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Do things fast
Why you should practice moving quickly
Programmer’s log. Epoch time 1694390867. It’s officially autumn season because the pumpkin spice latte is back on the Starbucks menu! Can you believe the drink is almost twenty years old? It was first launched on October 10, 2003. But it’s not quite PSL season in the Bay Area. We are still in the summer heat, with the average temperature in Oakland hovering around 75-80F. My tomatoes are finally ripening all at once in the raised bed, loving all the extended hot weather…
Here are recent articles and websites that were interesting and fun:
The Sterile World of Infinite Choice (Culture Study)
What are Dreams For? (New Yorker)
I finished reading Other Minds: The Octopus, The Sea, and The Deep Origins of Consciousness. Highly recommend for a deep dive into the evolution of large-brained creatures and the philosophy of consciousness. Peter Godfrey-Smith’s writing is also so beautiful:
Cephalopods are an island of mental complexity in the sea of invertebrate animals. Because our most recent common ancestor was so simple and lies so far back, cephalopods are an independent experiment in the evolution of large brains and complex behavior. If we can make contact with cephalopods as sentient beings, it is not because of a shared history, not because of kinship, but because evolution built minds twice over. This is probably the closest we will come to meeting an intelligent alien.
From the blog…
The latest writing on the blog is about why speed matters and how it’s possible to push yourself to do things faster. Eventually, once you do things fast and deliberately for long enough, the mental burden of doing the task gets lighter. Then you can focus on the parts that keep making you come back to the thing itself: because it’s rewarding and fun.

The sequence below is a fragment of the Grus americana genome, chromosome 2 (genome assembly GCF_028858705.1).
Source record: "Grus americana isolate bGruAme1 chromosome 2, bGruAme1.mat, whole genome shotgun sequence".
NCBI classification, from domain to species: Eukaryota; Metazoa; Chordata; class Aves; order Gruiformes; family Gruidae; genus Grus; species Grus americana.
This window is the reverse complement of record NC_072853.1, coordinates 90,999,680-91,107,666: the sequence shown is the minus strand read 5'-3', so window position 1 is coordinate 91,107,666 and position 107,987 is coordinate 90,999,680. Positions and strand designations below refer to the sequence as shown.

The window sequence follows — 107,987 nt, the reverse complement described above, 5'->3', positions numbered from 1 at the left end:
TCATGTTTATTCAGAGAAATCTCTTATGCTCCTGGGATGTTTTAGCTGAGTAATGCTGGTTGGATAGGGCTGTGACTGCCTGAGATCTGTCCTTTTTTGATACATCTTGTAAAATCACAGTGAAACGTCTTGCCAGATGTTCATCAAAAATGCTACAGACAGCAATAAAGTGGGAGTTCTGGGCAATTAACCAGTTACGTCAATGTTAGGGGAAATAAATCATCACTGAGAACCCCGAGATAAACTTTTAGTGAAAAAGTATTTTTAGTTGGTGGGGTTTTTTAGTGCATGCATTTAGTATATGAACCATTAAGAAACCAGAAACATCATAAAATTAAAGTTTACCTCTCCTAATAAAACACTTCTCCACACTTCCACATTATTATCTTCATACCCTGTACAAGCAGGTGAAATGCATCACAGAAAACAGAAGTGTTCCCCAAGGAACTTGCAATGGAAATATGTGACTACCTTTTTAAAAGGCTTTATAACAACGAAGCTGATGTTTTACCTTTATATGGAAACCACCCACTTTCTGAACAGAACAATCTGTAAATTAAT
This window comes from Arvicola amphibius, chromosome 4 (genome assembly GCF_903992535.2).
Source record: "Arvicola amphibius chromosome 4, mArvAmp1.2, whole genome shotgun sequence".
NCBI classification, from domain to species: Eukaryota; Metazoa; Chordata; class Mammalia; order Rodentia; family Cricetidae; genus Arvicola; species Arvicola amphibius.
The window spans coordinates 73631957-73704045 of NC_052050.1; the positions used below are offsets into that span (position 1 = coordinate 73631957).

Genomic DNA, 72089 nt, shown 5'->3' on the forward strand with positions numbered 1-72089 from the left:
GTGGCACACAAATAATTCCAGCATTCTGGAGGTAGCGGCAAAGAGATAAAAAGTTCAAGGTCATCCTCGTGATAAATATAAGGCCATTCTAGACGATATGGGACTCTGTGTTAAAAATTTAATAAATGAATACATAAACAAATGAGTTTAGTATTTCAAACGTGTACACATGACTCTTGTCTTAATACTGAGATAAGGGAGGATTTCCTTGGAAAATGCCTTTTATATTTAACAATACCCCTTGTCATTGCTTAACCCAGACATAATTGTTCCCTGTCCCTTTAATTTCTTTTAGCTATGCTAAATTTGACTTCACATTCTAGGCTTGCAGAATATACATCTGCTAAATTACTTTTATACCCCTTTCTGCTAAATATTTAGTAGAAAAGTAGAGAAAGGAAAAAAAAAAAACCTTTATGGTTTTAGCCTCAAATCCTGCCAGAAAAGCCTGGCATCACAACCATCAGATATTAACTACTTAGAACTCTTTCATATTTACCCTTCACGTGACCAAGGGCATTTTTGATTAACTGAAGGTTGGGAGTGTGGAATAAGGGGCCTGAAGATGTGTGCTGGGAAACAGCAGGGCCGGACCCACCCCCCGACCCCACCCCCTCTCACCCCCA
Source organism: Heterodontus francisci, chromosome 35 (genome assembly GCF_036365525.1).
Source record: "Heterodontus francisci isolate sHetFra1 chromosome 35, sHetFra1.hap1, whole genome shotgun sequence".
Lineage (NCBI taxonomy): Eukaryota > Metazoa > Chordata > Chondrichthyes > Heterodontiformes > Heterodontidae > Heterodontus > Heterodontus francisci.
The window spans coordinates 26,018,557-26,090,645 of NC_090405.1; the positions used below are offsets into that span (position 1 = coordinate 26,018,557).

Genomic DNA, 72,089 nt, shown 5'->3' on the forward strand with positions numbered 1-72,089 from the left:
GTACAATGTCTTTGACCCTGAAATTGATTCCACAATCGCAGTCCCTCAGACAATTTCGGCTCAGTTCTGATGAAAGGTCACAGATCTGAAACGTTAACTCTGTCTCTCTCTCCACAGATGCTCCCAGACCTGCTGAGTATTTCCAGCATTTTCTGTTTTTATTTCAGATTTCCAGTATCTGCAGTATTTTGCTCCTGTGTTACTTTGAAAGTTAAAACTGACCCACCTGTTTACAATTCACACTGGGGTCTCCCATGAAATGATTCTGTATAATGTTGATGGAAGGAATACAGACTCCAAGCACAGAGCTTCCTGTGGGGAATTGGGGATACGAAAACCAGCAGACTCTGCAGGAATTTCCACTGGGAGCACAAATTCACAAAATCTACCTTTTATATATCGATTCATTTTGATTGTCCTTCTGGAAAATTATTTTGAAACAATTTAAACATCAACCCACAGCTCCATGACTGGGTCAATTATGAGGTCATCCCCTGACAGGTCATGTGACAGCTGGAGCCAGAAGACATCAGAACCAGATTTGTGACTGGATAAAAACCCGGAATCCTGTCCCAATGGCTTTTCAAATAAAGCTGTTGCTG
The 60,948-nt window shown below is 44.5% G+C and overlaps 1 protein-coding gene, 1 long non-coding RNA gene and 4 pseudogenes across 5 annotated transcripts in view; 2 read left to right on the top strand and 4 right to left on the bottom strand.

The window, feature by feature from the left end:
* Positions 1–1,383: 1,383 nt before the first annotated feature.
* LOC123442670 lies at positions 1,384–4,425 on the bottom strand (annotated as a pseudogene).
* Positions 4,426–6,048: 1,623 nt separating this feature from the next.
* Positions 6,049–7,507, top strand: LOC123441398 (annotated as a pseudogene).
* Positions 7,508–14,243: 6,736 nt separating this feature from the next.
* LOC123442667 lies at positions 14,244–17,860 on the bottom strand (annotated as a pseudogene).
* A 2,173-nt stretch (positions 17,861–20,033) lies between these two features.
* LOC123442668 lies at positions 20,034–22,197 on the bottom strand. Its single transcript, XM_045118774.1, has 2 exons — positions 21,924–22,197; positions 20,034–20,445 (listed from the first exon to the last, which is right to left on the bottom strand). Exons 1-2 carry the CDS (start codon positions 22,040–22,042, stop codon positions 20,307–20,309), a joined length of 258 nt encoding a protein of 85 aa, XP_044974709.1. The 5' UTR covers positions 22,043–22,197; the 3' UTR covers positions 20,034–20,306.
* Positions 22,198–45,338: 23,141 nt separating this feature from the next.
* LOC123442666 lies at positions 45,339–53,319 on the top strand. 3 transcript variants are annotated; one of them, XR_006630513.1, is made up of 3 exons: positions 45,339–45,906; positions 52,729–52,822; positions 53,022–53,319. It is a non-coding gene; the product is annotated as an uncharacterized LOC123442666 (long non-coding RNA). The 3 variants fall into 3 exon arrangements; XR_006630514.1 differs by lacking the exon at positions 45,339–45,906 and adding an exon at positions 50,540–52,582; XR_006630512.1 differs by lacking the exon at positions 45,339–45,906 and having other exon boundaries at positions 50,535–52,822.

I’ve been trying to keep the do-it-fast mentality towards this blog and newsletter. Funnily enough, I’ve had this writing topic in the backlog for more than a year when I first read the original James Somers’ essay, the original inspiration for the subject. So it hasn’t been exactly the fastest turnaround time from inception to finished blog post.
I did write the blog post rather quickly. But the writing time happened a full week ago. I’ve been procrastinating finding images, formatting it for the website, and actually putting together this newsletter issue. So now here we are, a week later, finally sending it out to you lovely readers.
Well, progress over perfection. As nutritional coach and founder Meredith Root says in this inspiring video:
The hard things never get easier, you just get better.
Check out an excerpt of the post below!
Why you should practice moving quickly
Reminder to self: do things fast.
Starting a new task requires a high level of activation energy. It can feel easier to just not do it. My lazy, animal brain will complain about the effort, even if the task something I’ve done dozens of times before.
I’ve been writing this blog for more than five years. At this point, I have a long list of writing topics that are in my backlog, so writer’s block itself is not the problem. And I know I will be satisfied after structuring my thoughts into a cohesive, written narrative. It doesn’t even matter if anyone ever reads the writing! I still am happy to have going through the process of writing.
And still, every time I sit down on a weekend afternoon, there is mental resistance to getting started.
· · ·
The only thing that has reliably got me to keep up a writing habit is by doing it quickly. As James Somers writes,
Slowness seems to make a special contribution to this picture in our heads. Time is especially valuable. So as we learn that a task is slow, an especial cost accrues to it. Whenever we think of doing the task again, we see how expensive it is, and bail.
That’s why speed matters.
And as you practice doing things quickly, it becomes the default mode. The mental resistance, which never fully goes away, shrinks until it stops overpowering the pull towards the reward and satisfaction of doing the task. Eventually being fast and good at something becomes inherently fun:
That doesn’t mean be sloppy. But it does mean, push yourself to go faster than you think is healthy. That’s because the task will come to cost less in your mind; it’ll have a lower activation energy. So you’ll do it more. And as you do it more (as long as you’re doing it deliberately), you’ll get better. Eventually you’ll be both fast and good.
Being fast is fun.
(Click here to read more)